• The Clinic is co-counsel in a case involving a class action by Filipino offshore workers who allege that Grand Isle Shipyards brought them to Louisiana to work as welders and pipefitters but then underpaid them, unreasonably restricted their movements, and otherwise treated them worse than local and U.S.-born workers. The Clinic is lead counsel on the workers’ fair housing claim, where they allege that the company discriminated against them in the housing it provided. Among other issues, U.S.-born workers could come and go as they pleased, but Filipino workers could not leave the building without risking deportation. When COVID hit, Filipino workers were quarantined to a boat with limited medical supplies while U.S.-born workers were sent to hotels. And when Hurricane Ida threatened, only Filipino workers were left to ride out the storm while the others evacuated. The company has filed a counterclaim accusing the workers of defamation. The litigation is pending and has not yet been set for trial.

Housing discrimination comes in many forms, so a cookie-cutter approach does not work and student attorneys, all in their third year, must develop a strategy tailored to each client’s goals, said Professor Sam Brandao (L'12)  who is the supervising attorney in many of these cases. 

Clinic students prepare a case with Professor
Sam Brandao supervising.

And because those goals invariably include making sure this doesn’t happen to someone else,  the student attorneys must learn why and how the discrimination happened, not just who was responsible, he said. LaFHAC’s data show that race-based housing discrimination remains a problem across the Gulf South. And the problem persists nationwide: according to HUD’s most recent annual report, it received 10,237 complaints of housing discrimination in the fiscal year 2020, of which 4,612 were on the basis of disability and 1,996 on the basis of race.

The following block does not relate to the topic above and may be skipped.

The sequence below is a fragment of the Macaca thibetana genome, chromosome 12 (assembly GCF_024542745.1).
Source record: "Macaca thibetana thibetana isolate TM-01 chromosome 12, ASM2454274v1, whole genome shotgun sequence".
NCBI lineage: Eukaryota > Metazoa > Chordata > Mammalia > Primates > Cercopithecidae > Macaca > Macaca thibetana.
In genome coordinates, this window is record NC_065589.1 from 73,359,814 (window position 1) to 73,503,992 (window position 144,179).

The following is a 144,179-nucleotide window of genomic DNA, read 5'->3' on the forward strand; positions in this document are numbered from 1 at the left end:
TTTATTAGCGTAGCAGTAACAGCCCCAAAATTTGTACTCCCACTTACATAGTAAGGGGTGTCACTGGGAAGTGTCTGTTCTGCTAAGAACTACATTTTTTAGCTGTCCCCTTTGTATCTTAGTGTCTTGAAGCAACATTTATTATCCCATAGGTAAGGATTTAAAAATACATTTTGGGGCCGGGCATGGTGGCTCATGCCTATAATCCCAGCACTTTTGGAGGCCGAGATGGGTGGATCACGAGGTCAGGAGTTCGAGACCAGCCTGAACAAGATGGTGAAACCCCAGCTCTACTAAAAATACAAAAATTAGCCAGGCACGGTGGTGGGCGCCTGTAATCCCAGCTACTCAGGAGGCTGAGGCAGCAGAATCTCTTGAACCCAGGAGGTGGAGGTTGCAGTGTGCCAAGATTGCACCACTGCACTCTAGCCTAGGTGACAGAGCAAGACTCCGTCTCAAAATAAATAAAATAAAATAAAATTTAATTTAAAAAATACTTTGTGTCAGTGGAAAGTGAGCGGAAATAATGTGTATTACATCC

By teaching law students the basics of how to manage federal discrimination cases like these, the clinic is providing skills training so that they are work-ready, said Brandao.

“The threat of housing discrimination may not be as obvious, but it hasn’t disappeared. We are excited to continue to work with our students and clients to get justice in these difficult, rewarding cases,” he said.

Blacksher Ranier added, “our students bring so much energy to this work, and our clients are amazing people—it’s an honor to work with them, and to continue this fight.”

Logan Fontenot, a third-year law student who worked on the Lee case, said he learned how to take part in settlement discussions with the court, something law students rarely get to do.

"Few students get an opportunity like this, and there are just as few opportunities to learn and apply the skills necessary in settlement negotiations while still in law school," Fontenot said. "While learning and practicing these skills was intellectually fulfilling, it's personally and professionally fulfilling knowing that we employed these skills successfully in Ms. Lee's case, achieving our client's goals and securing a settlement payment to compensate her and her family for the unlawful discrimination that they experienced. "